. . . To encourage the growth of any science, the best thing we can do is to meet together in its interest, to discuss its problems, to criticize each other's work and, best of all, to provide means by which the better portion of it may be made known to the world. . . .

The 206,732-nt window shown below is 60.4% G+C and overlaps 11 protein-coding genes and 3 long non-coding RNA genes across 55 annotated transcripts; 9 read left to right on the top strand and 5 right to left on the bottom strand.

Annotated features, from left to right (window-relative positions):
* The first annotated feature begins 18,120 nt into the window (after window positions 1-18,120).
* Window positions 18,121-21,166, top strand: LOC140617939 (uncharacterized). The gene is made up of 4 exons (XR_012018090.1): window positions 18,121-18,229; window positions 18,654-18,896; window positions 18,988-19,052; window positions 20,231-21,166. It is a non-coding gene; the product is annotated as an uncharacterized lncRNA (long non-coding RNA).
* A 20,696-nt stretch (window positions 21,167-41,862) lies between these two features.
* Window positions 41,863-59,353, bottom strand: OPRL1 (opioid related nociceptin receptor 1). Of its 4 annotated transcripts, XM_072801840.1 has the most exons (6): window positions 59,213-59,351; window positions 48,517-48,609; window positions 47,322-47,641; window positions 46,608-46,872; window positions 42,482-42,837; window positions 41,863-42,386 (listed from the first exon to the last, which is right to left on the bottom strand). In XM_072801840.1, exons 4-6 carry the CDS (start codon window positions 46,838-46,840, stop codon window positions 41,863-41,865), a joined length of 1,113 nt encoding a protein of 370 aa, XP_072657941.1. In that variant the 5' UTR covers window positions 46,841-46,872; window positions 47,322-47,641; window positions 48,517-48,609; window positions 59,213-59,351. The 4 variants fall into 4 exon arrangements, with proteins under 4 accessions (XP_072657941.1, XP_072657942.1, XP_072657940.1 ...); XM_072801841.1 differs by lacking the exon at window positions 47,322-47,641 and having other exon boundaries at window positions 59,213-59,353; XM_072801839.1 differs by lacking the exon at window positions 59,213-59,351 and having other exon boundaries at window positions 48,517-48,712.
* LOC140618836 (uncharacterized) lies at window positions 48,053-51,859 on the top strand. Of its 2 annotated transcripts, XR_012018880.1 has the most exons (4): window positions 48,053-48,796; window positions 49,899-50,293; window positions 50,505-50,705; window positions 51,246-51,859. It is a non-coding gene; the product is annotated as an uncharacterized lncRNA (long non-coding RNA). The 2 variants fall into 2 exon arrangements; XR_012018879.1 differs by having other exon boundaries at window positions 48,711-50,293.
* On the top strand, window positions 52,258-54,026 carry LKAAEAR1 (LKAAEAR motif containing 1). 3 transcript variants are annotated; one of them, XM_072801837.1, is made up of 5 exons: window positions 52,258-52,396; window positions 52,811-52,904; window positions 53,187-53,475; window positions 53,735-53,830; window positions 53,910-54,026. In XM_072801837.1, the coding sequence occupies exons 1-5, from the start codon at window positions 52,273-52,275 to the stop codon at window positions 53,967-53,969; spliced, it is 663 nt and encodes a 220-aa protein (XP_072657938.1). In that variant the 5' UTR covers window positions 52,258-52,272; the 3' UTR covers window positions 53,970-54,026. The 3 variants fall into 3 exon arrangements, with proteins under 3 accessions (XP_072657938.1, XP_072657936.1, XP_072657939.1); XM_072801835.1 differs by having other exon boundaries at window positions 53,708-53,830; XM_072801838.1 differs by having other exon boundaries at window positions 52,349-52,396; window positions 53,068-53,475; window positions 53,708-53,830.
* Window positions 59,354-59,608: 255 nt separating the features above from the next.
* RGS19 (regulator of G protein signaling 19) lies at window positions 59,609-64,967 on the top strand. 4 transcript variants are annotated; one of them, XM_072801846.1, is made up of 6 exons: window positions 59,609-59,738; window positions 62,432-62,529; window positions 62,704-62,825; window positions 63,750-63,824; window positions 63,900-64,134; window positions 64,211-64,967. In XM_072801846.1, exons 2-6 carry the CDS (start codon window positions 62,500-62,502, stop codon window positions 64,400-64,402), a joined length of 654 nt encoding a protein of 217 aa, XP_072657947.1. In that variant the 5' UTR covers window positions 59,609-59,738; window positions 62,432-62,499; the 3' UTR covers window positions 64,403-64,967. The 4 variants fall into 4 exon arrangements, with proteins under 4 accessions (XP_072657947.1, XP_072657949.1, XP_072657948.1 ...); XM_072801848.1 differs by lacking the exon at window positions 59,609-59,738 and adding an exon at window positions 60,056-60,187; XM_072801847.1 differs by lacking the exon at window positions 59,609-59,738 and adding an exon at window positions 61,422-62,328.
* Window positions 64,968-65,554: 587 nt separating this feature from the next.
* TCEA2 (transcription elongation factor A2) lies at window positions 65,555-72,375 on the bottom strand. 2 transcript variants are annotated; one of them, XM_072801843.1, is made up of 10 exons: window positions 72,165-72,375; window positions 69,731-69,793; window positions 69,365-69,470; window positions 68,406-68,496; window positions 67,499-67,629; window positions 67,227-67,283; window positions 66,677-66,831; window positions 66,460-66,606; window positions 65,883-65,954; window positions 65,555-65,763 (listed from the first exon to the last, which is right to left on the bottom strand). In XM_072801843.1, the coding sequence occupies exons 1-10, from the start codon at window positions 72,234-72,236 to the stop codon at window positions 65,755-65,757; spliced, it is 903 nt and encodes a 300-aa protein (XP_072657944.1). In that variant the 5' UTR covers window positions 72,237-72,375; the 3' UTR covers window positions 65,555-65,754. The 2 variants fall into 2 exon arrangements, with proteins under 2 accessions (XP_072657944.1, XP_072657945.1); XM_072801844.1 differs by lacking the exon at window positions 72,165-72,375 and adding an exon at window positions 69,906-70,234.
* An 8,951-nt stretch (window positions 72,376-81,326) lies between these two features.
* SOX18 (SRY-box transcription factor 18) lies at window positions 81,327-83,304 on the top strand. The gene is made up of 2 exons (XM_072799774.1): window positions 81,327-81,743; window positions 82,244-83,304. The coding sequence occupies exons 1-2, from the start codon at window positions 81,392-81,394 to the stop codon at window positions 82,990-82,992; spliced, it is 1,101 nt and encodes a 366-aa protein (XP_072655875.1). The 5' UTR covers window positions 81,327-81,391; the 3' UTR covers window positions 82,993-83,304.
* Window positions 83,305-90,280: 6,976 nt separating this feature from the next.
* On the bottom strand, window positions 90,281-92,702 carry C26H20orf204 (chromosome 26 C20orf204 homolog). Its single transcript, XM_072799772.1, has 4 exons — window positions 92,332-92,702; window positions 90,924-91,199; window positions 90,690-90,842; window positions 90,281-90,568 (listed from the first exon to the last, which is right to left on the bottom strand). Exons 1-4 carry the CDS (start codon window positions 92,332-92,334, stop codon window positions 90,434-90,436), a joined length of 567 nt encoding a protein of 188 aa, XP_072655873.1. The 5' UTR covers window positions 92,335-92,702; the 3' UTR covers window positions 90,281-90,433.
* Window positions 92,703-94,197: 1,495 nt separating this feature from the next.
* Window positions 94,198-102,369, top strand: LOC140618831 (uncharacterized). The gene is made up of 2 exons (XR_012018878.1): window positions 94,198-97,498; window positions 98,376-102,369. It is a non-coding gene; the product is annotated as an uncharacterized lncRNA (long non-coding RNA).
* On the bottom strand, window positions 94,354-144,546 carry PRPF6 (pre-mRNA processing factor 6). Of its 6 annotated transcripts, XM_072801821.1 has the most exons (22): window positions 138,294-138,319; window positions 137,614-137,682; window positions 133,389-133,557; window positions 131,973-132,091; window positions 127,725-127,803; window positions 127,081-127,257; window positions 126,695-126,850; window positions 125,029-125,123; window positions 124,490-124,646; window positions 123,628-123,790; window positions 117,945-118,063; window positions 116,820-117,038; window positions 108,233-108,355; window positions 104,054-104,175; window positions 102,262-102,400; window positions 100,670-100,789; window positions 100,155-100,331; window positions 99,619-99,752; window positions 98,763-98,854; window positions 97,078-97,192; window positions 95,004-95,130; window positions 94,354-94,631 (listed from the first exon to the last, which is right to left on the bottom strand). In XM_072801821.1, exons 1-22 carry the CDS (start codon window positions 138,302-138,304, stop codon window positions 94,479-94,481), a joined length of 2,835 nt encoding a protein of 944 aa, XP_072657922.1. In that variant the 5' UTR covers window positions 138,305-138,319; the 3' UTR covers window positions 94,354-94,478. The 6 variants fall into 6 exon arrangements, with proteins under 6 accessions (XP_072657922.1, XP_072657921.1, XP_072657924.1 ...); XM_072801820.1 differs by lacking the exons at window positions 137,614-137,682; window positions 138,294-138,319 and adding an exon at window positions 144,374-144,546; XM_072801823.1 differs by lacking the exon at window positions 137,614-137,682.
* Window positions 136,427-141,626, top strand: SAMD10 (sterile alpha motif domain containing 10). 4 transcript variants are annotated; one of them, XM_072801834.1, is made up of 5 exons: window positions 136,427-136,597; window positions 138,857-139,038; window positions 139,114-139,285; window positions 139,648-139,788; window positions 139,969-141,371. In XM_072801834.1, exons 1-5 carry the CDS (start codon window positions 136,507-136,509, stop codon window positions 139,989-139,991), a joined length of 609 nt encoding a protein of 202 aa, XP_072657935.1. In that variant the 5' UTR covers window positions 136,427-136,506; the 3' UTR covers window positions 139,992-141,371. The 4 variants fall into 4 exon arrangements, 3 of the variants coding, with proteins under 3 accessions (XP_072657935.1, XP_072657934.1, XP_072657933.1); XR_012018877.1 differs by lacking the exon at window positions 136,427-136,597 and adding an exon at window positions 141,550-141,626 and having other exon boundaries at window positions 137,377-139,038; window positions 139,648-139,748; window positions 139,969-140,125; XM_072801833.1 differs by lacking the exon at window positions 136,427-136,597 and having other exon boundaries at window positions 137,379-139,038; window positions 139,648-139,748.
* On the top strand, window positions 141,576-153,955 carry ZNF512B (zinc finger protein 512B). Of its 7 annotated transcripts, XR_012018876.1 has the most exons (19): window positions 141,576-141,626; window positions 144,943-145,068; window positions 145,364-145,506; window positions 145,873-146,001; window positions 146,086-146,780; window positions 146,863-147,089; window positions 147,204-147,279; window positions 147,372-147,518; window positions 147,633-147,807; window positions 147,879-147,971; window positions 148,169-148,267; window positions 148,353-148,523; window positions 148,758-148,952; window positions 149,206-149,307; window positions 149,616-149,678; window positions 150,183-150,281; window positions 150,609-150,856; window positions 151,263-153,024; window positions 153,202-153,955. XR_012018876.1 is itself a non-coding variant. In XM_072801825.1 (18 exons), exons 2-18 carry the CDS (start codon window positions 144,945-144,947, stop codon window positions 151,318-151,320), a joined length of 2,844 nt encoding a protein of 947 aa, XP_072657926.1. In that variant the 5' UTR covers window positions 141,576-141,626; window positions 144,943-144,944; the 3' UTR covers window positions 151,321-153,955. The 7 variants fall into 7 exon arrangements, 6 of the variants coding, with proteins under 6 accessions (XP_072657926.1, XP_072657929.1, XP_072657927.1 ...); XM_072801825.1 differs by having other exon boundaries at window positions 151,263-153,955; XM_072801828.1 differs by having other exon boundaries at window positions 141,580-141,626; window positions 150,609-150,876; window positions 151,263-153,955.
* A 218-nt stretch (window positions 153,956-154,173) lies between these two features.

The health of physics is subject to many influences, both internal and external. My talk will explore a variety of data that taken together paint a complex and fascinating picture of the state of our field. By many measures, physics has never been better. By others, physics has chronic problems with which our community continues to struggle. My talk will present recent American Institute of Physics demographic data on physics degree production, employment, and salaries. I will also provide a crash course on the Federal R&D budget and the outlook for the future. Finally, given the complexities of physics' relationship to national policies and the economy, I will make suggestions on how our community can be more proactive in influencing the health of our field, locally and nationally.